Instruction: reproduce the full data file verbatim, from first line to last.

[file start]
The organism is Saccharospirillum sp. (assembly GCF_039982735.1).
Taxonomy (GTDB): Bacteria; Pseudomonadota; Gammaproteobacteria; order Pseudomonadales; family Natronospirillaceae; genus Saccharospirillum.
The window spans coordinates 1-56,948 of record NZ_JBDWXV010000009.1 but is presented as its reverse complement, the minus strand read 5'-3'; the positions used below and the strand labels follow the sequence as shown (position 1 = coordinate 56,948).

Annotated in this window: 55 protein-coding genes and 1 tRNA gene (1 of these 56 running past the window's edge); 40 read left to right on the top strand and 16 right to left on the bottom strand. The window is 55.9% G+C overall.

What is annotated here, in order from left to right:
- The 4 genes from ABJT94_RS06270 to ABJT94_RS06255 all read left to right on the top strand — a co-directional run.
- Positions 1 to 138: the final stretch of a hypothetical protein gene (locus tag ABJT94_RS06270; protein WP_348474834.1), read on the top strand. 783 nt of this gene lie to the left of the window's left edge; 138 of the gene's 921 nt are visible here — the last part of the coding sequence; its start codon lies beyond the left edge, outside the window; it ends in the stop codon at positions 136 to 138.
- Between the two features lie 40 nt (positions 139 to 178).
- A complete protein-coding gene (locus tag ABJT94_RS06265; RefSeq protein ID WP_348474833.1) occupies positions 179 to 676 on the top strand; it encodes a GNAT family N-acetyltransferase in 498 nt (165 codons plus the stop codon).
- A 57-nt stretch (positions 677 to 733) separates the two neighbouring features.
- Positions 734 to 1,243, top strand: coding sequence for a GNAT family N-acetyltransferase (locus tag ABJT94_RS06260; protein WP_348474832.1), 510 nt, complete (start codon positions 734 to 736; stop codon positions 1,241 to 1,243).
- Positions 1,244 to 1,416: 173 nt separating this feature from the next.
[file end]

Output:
The organism is Saccharospirillum sp. (assembly GCF_039982735.1).
Taxonomy (GTDB): Bacteria; Pseudomonadota; Gammaproteobacteria; order Pseudomonadales; family Natronospirillaceae; genus Saccharospirillum.
The window spans coordinates 1-56,948 of record NZ_JBDWXV010000009.1 but is presented as its reverse complement, the minus strand read 5'-3'; the positions used below and the strand labels follow the sequence as shown (position 1 = coordinate 56,948).

Annotated in this window: 55 protein-coding genes and 1 tRNA gene (1 of these 56 running past the window's edge); 40 read left to right on the top strand and 16 right to left on the bottom strand. The window is 55.9% G+C overall.

What is annotated here, in order from left to right:
- The 4 genes from ABJT94_RS06270 to ABJT94_RS06255 all read left to right on the top strand — a co-directional run.
- Positions 1 to 138: the final stretch of a hypothetical protein gene (locus tag ABJT94_RS06270; protein WP_348474834.1), read on the top strand. 783 nt of this gene lie to the left of the window's left edge; 138 of the gene's 921 nt are visible here — the last part of the coding sequence; its start codon lies beyond the left edge, outside the window; it ends in the stop codon at positions 136 to 138.
- Between the two features lie 40 nt (positions 139 to 178).
- A complete protein-coding gene (locus tag ABJT94_RS06265; RefSeq protein ID WP_348474833.1) occupies positions 179 to 676 on the top strand; it encodes a GNAT family N-acetyltransferase in 498 nt (165 codons plus the stop codon).
- A 57-nt stretch (positions 677 to 733) separates the two neighbouring features.
- Positions 734 to 1,243, top strand: coding sequence for a GNAT family N-acetyltransferase (locus tag ABJT94_RS06260; protein WP_348474832.1), 510 nt, complete (start codon positions 734 to 736; stop codon positions 1,241 to 1,243).
- Positions 1,244 to 1,416: 173 nt separating this feature from the next.